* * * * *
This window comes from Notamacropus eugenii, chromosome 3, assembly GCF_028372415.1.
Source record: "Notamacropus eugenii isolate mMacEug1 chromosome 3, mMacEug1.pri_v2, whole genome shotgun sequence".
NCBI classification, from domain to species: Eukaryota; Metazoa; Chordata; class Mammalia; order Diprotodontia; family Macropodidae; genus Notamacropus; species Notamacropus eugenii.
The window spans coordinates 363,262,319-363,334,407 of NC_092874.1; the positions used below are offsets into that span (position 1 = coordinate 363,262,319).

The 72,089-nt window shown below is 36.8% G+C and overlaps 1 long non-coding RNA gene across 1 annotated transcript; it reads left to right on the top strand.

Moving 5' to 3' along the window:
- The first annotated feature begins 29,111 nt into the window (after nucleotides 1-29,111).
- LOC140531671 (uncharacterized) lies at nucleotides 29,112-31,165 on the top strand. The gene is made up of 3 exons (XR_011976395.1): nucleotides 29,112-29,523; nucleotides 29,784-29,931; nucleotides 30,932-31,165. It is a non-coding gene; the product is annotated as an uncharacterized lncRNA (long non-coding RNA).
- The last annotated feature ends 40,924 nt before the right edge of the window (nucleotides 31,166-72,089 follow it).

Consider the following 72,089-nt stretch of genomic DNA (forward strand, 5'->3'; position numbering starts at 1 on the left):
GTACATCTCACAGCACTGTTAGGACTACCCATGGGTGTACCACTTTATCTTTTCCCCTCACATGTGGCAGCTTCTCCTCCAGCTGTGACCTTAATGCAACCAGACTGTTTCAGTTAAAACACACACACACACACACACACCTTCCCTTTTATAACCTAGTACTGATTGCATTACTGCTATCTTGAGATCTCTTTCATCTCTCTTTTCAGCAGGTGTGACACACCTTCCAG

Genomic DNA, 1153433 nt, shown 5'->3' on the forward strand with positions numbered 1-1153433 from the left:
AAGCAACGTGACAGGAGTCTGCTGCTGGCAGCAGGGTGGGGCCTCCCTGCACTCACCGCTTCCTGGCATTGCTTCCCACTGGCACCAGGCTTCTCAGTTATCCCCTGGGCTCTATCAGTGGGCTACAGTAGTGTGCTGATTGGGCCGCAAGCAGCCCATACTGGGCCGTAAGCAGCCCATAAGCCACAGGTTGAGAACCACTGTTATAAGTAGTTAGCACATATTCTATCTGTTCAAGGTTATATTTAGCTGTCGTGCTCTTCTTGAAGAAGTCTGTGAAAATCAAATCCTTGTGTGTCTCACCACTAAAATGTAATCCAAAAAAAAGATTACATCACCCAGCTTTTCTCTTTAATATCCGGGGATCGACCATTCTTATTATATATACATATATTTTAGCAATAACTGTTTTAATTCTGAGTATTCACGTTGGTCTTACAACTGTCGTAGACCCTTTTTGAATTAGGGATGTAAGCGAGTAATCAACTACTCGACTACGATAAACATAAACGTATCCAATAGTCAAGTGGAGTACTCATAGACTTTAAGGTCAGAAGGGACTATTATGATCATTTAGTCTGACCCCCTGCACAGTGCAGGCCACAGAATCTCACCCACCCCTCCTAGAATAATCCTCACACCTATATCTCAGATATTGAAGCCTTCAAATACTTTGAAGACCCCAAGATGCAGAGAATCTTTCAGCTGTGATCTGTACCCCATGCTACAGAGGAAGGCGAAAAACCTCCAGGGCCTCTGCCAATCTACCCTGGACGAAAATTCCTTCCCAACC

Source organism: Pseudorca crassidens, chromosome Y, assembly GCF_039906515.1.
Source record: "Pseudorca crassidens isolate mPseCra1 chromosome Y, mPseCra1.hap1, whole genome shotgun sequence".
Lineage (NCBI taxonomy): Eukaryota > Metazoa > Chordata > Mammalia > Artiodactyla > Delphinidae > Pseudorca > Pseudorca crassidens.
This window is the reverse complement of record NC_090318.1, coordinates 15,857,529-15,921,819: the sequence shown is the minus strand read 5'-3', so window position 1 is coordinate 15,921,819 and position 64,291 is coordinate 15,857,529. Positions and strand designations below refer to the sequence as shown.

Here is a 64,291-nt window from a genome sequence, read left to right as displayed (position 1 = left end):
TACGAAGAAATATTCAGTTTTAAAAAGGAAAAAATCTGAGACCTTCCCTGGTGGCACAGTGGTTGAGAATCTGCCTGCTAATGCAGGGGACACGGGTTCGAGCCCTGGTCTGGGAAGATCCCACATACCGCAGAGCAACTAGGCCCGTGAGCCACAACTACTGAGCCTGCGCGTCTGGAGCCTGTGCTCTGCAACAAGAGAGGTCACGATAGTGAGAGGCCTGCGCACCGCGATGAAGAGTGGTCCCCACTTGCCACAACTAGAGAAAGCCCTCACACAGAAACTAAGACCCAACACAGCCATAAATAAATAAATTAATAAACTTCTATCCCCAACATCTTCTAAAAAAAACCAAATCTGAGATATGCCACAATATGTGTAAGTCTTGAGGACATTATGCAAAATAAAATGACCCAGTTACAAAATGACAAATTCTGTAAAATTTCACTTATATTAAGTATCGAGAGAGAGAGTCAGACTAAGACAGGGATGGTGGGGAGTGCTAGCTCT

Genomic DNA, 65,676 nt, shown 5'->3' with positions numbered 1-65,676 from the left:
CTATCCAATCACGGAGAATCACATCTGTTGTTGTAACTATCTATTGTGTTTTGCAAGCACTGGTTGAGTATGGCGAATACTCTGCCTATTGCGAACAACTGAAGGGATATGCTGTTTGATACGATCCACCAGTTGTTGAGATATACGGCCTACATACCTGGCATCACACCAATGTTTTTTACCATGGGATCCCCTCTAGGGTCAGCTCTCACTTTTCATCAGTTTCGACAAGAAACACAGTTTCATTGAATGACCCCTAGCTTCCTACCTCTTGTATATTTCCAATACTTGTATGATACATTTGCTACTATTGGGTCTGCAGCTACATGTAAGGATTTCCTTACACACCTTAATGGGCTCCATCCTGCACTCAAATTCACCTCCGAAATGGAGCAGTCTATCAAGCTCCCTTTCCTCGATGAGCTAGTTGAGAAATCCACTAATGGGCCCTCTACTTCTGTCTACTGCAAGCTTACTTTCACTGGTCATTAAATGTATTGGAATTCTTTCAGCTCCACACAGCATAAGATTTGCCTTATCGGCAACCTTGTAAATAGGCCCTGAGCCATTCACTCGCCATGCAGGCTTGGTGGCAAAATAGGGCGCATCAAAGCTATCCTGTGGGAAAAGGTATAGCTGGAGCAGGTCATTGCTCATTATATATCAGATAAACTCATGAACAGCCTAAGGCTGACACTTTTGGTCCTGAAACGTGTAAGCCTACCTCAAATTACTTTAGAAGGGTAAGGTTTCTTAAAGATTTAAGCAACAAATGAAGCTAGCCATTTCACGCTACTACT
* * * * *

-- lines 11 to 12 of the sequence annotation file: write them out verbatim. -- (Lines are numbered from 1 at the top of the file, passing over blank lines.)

GTACATCTCACAGCACTGTTAGGACTACCCATGGGTGTACCACTTTATCTTTTCCCCTCACATGTGGCAGCTTCTCCTCCAGCTGTGACCTTAATGCAACCAGACTGTTTCAGTTAAAACACACACACACACACACACACCTTCCCTTTTATAACCTAGTACTGATTGCATTACTGCTATCTTGAGATCTCTTTCATCTCTCTTTTCAGCAGGTGTGACACACCTTCCAG

Genomic DNA, 1153433 nt, shown 5'->3' on the forward strand with positions numbered 1-1153433 from the left: